7. Ces4665 says:

    Why is not having insurance a right when we all pay for emergency health care in our premiums.  time will tell but it is better than what we hve now

  8. I agree with John Stauber.

  9. jimmmmmy says:

    Roberts is in bed with big insurance as is Obama , the rest of this nonsense is the dog and pony show required to cover their tracks. Whether it will damage Obama or Romney more is probably moot. Roberts will certainly get a big cheque from someone. All sides had their spinners out in full force today and yesterday. So until the first homeless people are arrested for not having paid their Obama care tax , everyone will claim victory.

    • Dan Allen says:


      That is an extremely serious allegation regarding Chief Justice Roberts, that he is open to receiving outside funding for his work.

      I am as cynical as anyone about government officials, including most of the Supreme Court Justices.  I also do not like a lot of the decisions I see Roberts supporting, where it looks to me like he could just as logically go another direction I would prefer.  However, I am unaware of financial improprieties or any other inappropriate influence peddling with Chief Justice Roberts.

      I have seen influence peddling on the Supreme Court I find outrageous, especially Justice Scalia’s participation on a case where his hunting partner, Dick Cheney, was a named party.  I do not like the company Clarence Thomas keeps.  That might apply to Chief Justice Roberts, if I knew more about the events he attends, but my perception is he is scrupulous about maintaining proper appearances and real neutrality, so far as it is humanly possible. 

      So far as I know, there is no dirt on Chief Justice Roberts.  If I am just plain naive or uninformed about this, I will accept my humble pie and be grateful to learn what I should know about our Chief Justice.

    • jimmmmmy says:

      IT’s not an allegation. The US supreme court is appointed not gained by merit or election despite some pretence otherwise . Their corruption is legendary and bribe taking in some form is business as usual in Foggy Bottom I don’t do other people research much any more it’s usually a fools errand , people immediately try to kill the messenger, as it were . I’m sure that if you are really committed to knowing  about Roberts ,run an in depth bio. and a time line of his activities since appointed . you may get a surprize.

    • Dan Allen says:

       Thank you for the honest answer back.

    • says:

      I don’t trust him.  Sharing my gut feelings which I have come to trust more and more as I get older.

  10. Dan Garden says:

     There are plausible claims that Roberts changed his mind. Well, people do. But some may imagine that (gasp!) “politics”, which since the 911 business seems to include direct violence and threats, might have been part of his calculus. If I believed that I’d be shocked, shocked, I tell you! Only a nut would think that a fine gentleman of Roberts’ character would respond to threats, isn’t that so? It’s unthinkably that the SCOTUS might be as corrupt as their lordships used to assure us that the commie hoards were…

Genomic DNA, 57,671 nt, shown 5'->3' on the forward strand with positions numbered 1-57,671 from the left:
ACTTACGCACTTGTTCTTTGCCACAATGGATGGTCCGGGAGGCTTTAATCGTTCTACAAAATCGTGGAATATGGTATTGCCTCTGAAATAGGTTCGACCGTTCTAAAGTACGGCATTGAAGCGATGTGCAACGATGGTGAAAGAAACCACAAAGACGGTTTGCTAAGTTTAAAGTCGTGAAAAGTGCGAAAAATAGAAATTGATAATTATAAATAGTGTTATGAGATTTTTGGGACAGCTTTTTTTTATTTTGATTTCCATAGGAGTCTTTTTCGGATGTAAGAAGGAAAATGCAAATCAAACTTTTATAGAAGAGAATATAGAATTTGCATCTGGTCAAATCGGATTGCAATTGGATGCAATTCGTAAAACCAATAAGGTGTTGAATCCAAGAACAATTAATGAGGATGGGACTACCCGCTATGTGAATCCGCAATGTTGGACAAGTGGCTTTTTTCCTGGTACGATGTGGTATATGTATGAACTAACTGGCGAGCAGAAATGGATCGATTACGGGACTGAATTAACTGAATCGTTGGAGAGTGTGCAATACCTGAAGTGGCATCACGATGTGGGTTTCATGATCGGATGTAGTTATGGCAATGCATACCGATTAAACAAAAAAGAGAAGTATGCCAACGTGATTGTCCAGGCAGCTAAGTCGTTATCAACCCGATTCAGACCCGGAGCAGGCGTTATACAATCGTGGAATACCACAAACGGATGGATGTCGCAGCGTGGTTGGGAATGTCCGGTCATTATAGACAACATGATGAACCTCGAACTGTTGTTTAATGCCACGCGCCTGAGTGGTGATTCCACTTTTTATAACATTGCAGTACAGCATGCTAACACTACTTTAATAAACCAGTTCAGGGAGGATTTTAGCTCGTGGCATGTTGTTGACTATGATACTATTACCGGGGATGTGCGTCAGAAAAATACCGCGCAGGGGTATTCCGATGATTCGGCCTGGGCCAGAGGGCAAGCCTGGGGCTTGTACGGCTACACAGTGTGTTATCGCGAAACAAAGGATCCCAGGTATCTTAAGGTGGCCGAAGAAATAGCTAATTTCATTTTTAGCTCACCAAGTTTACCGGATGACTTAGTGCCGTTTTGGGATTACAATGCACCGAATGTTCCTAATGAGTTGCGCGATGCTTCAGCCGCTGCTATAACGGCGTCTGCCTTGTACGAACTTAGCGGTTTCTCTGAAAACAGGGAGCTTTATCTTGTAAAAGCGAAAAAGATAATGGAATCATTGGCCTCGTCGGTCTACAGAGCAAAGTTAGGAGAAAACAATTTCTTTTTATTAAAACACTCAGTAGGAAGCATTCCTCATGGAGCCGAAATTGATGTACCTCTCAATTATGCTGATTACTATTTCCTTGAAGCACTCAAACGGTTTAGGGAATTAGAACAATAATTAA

• Dan Allen says:

       My lawyer told me the rumor is Roberts changed his vote, to protect the court’s credibility.  The risk he was mitigating is that the court would be seen as dominated by a right wing group of 5 wielding power disproportionate to their numbers, in the form on an unending string of big time 5-4 rulings going to the right, such as Citizens United.

      I am shocked by this rumor, and I am not sure what to make of it.  It is easy to imagine Roberts might care more about the court’s mark on the country being a good mark than sticking to a narrow and obviously debatable bias he usually votes.  That is a big responsibility to balance.  One of the things I like about John Roberts is I think he is a great choice for bearing that extremely complicated and momentous responsibility.

      I believed John Roberts, and still do, when he told President Bush that he could thank him for the honor of selecting him as Chief Justice, but he never could return the favor.  I believe John Roberts is true to his principles.  If he changed his vote, he had a very big reason to do so, and it was not due to bribes or anything inappropriate.

      If I am proven wrong, so be it, but ,for now, I think John Roberts is one of the actual lights we have in government, for whom we should give thanks and show utmost respect.

  11. krinks says:

    I have a different take. People will pay and pay for treatment they wait a long time to get if ever. Those that for 40 years made pro-abortion politicians feel safe try to get ahead by murdering the innocent deserve to have to pay for treatments they will die waiting for. It is their turn now and there is no one to speak up for them. Those that might have never made it out of the womb alive.

  12. Dallalicious says:

    Have people not figured out that Obama is just another puppet for Big Business? 

  13. M B says:

    Mr. Stauber is courageously preaching to the choir. So what? His piece largely consists of four well-hedged, unevidenced, unreasoned speculations about Chief Justice Roberts’ motives. I’d have to already be drunk on the anti-SCOTUS Kool-Aid to find anything interesting here.

    For instance, why not cite even one reputable poll that supports the claim in #4 that the public overwhelmingly hates Obamacare? Is there one? Or is the real premise that Chief Justice Roberts believes that this is so? Evidence that he does? 

  14. Baleneologist says:

    I know corporate america wants to end providing health insurance coverage to their employees. Many have already taken measures to reduce their plans to little more than catastrophic coverage with high deductables. Its a tough situation for the employed who don’t make much over $40K for their entire family. Corporate execs don’t care.  They make enough to pay for whatever they need done.  Is Obamacare a win for corporations.  That I don’t know.  Maybe it is.  You make an interesting point I haven’t considered. 

  15. Henry Baum says:

    Everything except #4.

  16. Pilotibus says:

    Wrong. The public loves Obamacare, and it will be improved upon as time goes by, to their further benefit – not to the benefit of the insurance companies.